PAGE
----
Thursday, March 11, 2010

Added to their Number...

This past week I've spent some time in the book of Acts and have been amazed yet again at the early church movement as the good news of Jesus was proclaimed. The power and rate at which the early church grew is staggering and worth celebrating. In the same vein, I also had the privilege of spending some time with one of the Executive Directors of a church that just passed the 10,000 number for average weekend attendance throughout their various sites. With these two experiences in mind, here are a few observations;

First, the book of Acts does not make any apologies for talking about growing in their numbers. (Acts 2:41, 2:47, 4:4, 5:14, 6:7, 11:21, 14:1) As one reads the following passages of Scripture, there is great excitement about the proclamation of the good news of Jesus, even amidst persecution. There is also great joy at the growth that comes when people believe and move from the darkness into the light.

Secondly, I was amazed at some of the stories my friend told me about the resistance they have faced both internally and externally as they have grown. Now I understand that there are different philosophies of ministry out there, but surely all Christ followers both internally and externally can celebrate with those that faithfully proclaim the gospel and currently sees the mighty hand of God at work. They are getting ready to baptize 80 new believers soon and that's worth throwing a party for!

Thirdly, I am still convinced there is a balance to be found. I believe with all my heart that a marketing genius could grow a "church" in America whether the good news of Jesus was preached or not. There are many ways to entice and seduce people into half truths that keep them coming even though truth may not be taught. But, I am equally disappointed with ministries that have a multitude of excuses for not wanting to grow and see numbers increase through people coming to know Christ. There's got to be a balance that sees the passion and faithful teaching of God's Word seen in the early church as God's people rely upon Him to "add to their numbers" regularly.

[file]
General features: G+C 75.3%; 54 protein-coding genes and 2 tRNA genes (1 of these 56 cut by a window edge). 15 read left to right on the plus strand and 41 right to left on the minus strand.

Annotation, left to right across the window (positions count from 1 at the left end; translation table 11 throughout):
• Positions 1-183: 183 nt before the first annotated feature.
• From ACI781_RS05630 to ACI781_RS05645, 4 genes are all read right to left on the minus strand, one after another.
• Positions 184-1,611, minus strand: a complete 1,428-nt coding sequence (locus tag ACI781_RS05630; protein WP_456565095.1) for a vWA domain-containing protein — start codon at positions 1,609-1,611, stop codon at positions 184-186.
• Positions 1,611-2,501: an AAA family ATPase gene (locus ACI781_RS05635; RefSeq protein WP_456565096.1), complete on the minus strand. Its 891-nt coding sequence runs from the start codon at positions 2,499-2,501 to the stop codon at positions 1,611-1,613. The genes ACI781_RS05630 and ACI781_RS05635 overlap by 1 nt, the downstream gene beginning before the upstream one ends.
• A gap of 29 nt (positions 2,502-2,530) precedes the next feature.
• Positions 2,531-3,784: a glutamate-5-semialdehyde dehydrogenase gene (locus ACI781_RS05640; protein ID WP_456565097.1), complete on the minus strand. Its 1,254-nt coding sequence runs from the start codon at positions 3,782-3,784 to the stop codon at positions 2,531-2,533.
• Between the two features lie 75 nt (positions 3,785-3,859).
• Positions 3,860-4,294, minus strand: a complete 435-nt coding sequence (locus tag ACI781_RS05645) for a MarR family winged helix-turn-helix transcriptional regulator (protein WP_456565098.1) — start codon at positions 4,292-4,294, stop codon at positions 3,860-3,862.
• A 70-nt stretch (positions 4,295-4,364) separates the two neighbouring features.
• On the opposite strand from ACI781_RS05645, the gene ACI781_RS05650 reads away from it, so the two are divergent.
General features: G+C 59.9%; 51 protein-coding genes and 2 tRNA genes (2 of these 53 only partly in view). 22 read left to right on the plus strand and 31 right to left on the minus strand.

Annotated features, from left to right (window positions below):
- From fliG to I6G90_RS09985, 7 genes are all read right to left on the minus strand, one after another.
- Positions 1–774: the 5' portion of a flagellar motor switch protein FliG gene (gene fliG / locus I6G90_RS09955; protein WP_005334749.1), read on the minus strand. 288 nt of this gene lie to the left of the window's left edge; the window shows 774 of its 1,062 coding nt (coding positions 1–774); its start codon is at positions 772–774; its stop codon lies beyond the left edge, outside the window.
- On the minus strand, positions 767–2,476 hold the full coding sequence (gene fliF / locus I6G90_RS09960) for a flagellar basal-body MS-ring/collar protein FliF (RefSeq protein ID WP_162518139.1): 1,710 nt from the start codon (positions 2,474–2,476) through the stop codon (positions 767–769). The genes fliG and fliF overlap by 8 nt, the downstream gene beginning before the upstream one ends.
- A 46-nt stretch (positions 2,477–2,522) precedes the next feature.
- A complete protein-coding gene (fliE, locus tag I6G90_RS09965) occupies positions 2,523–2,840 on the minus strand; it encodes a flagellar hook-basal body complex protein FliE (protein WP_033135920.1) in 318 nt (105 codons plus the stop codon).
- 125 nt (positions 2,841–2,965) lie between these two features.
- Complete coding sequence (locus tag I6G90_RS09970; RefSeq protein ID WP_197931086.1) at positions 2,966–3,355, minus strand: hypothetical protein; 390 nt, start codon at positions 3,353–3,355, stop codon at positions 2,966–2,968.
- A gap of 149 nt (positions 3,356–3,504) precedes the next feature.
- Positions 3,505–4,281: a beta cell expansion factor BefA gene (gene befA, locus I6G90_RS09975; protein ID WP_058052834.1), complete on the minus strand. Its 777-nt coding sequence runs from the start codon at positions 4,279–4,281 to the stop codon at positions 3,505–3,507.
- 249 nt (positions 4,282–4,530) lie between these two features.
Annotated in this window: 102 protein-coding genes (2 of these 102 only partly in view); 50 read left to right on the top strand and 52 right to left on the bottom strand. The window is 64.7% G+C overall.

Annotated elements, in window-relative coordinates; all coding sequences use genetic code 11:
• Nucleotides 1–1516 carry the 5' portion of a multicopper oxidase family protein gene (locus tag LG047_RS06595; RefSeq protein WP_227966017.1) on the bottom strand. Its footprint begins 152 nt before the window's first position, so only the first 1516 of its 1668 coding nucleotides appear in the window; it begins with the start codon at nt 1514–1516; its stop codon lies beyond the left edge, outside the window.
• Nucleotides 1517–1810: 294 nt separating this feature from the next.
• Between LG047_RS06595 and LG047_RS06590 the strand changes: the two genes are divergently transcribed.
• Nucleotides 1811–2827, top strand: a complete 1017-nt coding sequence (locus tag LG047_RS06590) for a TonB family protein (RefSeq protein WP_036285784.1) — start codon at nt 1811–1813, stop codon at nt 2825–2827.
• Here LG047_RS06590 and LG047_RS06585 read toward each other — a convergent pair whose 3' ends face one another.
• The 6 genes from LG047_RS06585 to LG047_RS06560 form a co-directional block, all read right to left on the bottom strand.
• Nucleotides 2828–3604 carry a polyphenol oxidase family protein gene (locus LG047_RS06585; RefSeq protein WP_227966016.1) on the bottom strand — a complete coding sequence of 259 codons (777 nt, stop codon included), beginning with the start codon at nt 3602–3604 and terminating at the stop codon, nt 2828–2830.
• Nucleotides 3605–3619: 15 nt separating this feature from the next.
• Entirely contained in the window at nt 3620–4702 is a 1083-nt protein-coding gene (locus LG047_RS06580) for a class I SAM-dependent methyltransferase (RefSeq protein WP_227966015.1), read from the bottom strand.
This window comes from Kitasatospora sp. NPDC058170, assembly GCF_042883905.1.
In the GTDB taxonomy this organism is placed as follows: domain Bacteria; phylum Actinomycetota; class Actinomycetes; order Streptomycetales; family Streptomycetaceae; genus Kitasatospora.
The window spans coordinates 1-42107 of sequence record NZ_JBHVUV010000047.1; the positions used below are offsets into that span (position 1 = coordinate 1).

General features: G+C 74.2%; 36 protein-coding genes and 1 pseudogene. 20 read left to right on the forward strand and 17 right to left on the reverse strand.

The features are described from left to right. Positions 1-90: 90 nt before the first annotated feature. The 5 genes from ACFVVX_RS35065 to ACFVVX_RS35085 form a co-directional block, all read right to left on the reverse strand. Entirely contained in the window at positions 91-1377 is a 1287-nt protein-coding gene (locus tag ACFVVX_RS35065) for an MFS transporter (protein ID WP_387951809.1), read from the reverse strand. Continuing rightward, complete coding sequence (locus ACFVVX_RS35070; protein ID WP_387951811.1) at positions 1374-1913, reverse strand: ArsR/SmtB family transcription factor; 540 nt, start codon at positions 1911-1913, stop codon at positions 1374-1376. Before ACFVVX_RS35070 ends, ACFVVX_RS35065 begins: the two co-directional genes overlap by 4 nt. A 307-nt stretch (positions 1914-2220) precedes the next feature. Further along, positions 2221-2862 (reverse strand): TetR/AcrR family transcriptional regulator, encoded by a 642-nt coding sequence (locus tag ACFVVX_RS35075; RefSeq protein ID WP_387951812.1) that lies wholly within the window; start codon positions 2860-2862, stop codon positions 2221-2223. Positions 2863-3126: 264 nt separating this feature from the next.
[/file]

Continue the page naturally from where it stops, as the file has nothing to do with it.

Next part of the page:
It's been an interesting week of reading in the book of Acts and it was a encouraging lunch meeting with my friend to hear of a modern "added to their number that day" story. Jesus is still building His church and I count myself privileged like all Christ followers to be a part of it day in and day out.


Jill said...

Pastor Tim,
I too have been studying Acts this year with the Jr. Bible Quiz team---and have certainly gotten a lot more out of the scriptures in Acts than ever before. As I read your of the team's memory verses popped into my mind..."Boldly and without hinderance he preached the kingdom of God and taught about the Lord Jesus Christ." Acts 28:31---without hinderance....makes ya stop and think, doesn't it? Keep running the race well...boldly and without hinderance.

Timothy said...

Some of the criticism that is leveled at the evangelical church in America is that many times we seem to confuse the purpose of the church gathered on Sundays for worship.

Is the church gathered together a called out community of believers meeting for the purpose of glorifying & worshiping God? Or can we "market" our worship gatherings to the broader unbelieving community with the purpose of having them gather with believers for worship? And once we market our worship gathering in this manner, how far can we go and what means can we use before we transform genuine worship into something else? How did they do this in the book of Acts?

The warnings and problems associated with this second view are many, and they come from many within the church. I have heard David Jeremiah and a host of others warn against this particular philosophy.

The balance to be found doesn't seem to be in the area of marketing or even the hundreds of different ministry ideas. We should attempt (however imperfectly) to worship together as a group of believers (the church gathered) on Sunday mornings as biblically faithful as we can. That means we faithfully preach the word, practice church discipline and administer the sacraments among other things. Then the Church should leave Sunday morning gatherings refreshed from receiving God's grace and enabled to go into all the world with a burning, unstoppable desire of making disciples and baptizing them, thus "growing the church".